Background It remains still unclear whether autoantibodies are useful biomarkers to tailor the choice of biological treatment in rheumatoid arthritis (RA).
Objectives The main aim of our study was to identify predictive factors for response to TNF inhibitors in patients with established RA with a special focus on baseline levels of autoantibodies.
Methods We performed a prospective observational 12 months study in 90 consecutive active established RA receiving their first anti-TNF agent: adalimumab (33), etanercept (30), infliximab (27). Standard assessments consisted of 28-joint counts, patient reported outcomes, inflammatory tests and activity scores (DAS28-ESR, SDAI) performed every three months, while total and IgA-RF and ACPA every six months. The primary outcome measure was SDAI remission (≤ 3.3). Univariate and multivariate logistic regression models were used to estimate the association between baseline variables and SDAI remission at 12 months, using SPSS-16 software, p<0.05.
Results 39.7% of RA achieved SDAI remission after 12 months of anti-TNFs. Baseline levels of autoantibodies in subgroup analysis were 182.3IU/ml for total RF, 14.4IU/ml for IgA-RF and 75.7 IU/ml for ACPA, respectively. Statistically significant moderate correlation between SDAI remission and baseline IgA-RF (Spearman: r=0.321, p=0.002), as well as weak correlation with ACPA (Sperman: r=0.194, p=0.047) were reported, while no correlation with total initial RF levels (Sperman: r=0.021, p=0.844). Furthermore, patients with baseline levels of total RF ≤100IU/ml (OR 1.09; IC95% 0.45-2.61), ACPA ≤40IU/ml(OR 1.99; IC95% 0.95-4.17) and IgA-RF ≤20IU/ml(OR 5.76; IC95% 1.43-23.23) were more likely to achieve SDAI remission.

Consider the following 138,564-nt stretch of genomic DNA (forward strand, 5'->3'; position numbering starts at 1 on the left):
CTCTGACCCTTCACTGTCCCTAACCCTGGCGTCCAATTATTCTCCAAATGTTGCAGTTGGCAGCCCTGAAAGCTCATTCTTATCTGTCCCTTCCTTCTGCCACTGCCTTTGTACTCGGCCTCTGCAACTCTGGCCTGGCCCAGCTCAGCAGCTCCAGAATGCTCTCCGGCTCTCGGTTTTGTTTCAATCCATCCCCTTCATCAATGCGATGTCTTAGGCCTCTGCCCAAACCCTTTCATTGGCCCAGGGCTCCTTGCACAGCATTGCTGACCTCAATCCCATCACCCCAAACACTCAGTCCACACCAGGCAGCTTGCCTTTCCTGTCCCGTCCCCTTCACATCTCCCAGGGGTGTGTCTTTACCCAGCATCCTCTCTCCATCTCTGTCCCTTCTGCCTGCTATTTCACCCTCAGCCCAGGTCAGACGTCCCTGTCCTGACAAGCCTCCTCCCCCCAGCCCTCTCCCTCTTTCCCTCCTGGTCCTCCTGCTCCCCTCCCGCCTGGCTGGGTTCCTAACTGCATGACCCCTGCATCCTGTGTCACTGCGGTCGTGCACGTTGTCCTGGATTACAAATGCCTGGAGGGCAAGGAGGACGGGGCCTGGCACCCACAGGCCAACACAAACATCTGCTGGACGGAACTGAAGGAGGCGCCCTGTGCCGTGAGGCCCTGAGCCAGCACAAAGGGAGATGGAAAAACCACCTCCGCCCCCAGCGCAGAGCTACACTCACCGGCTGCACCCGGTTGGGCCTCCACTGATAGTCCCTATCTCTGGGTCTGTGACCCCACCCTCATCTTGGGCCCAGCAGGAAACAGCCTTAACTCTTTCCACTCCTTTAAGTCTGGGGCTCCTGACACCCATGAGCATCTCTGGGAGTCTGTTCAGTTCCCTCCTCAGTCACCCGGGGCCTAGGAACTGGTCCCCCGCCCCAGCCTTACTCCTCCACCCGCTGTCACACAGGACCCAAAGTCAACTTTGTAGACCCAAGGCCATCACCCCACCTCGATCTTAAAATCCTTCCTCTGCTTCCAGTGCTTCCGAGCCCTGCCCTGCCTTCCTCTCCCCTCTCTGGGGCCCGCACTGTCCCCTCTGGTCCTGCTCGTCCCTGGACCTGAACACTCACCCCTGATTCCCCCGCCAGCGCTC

Conclusions The presence as well as the titer of IgA-RF isotype and ACPA before starting anti-TNFα therapy were significantly correlated with SDAI remission at 12 months. However, this correlation is not strong enough to allow a reliable prediction in individual patients.
Disclosure of Interest None Declared